Gov. Whitmer looks to tackle education issues in budget


Governor Gretchen Whitmer announced a massive spending increase to Michigan’s K-12 schools, as well as a proposal to make college more affordable.

The governor’s proposal includes $507 million to help boost K-12 spending. It includes a $180 per-pupil raise to help fund with special education needs, vocational schooling and low-income communities and students. An additional $120 million would go toward special education.

Education leaders say the per-pupil funding boost would go a long way for schools.

“It would buy more teachers in the classrooms. It buys social workers, and text books,” said Don Wotruba, Executive Director of Michigan Association of School Boards. “And it just puts our schools in a place to really, not even solve the problem, but at least start addressing some of the problems financially that they’ve had in districts over the last decade.”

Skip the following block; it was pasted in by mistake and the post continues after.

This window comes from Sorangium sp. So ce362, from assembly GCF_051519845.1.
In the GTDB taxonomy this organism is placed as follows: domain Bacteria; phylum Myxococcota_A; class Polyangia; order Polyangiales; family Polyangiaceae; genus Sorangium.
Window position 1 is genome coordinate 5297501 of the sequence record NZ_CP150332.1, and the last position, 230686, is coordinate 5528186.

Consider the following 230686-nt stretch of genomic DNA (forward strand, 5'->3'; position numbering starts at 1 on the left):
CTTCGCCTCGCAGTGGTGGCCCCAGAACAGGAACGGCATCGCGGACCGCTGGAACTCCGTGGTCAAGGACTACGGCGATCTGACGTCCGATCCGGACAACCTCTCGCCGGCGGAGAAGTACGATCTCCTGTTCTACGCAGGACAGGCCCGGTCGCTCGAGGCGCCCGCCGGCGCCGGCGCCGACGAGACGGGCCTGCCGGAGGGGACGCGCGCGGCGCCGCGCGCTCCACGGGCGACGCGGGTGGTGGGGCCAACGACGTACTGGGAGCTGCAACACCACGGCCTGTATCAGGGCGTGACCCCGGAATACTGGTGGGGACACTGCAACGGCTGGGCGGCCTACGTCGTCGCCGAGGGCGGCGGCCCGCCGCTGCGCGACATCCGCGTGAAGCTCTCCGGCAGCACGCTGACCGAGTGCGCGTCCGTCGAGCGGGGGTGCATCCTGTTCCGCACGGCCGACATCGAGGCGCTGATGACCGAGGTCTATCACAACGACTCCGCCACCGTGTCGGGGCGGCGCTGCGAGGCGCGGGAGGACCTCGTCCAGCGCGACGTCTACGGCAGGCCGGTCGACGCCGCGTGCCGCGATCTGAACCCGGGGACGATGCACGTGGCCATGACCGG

Governor Whitmer also addressed college education in her budget. The Michigan Reconnect Program would help people, ages 25-and-older, get back into the workforce or move up in their careers. It would provide them with a tuition-free associates degree or technical certification to fill jobs that are in high-demand. The state would put $50 million into creating the program this year, with an additional $50 million in 2020. 

Lansing Community College President Brent Knight thinks the idea is a good one.

“There’s a growing skills gap, and Michigan’s community colleges can prepare people to get a better job,” he said.

Governor Whitmer also plans to boost funding for colleges and universities by three percent which she says would hopefully keep tuition down. Universities would need to keep their tuition increases at 3.2 percent or lower.

The governor also announced she’ll slash the base funding for cyber schools by 20 percent, because she says they do not need the same resources and money as traditional schools.

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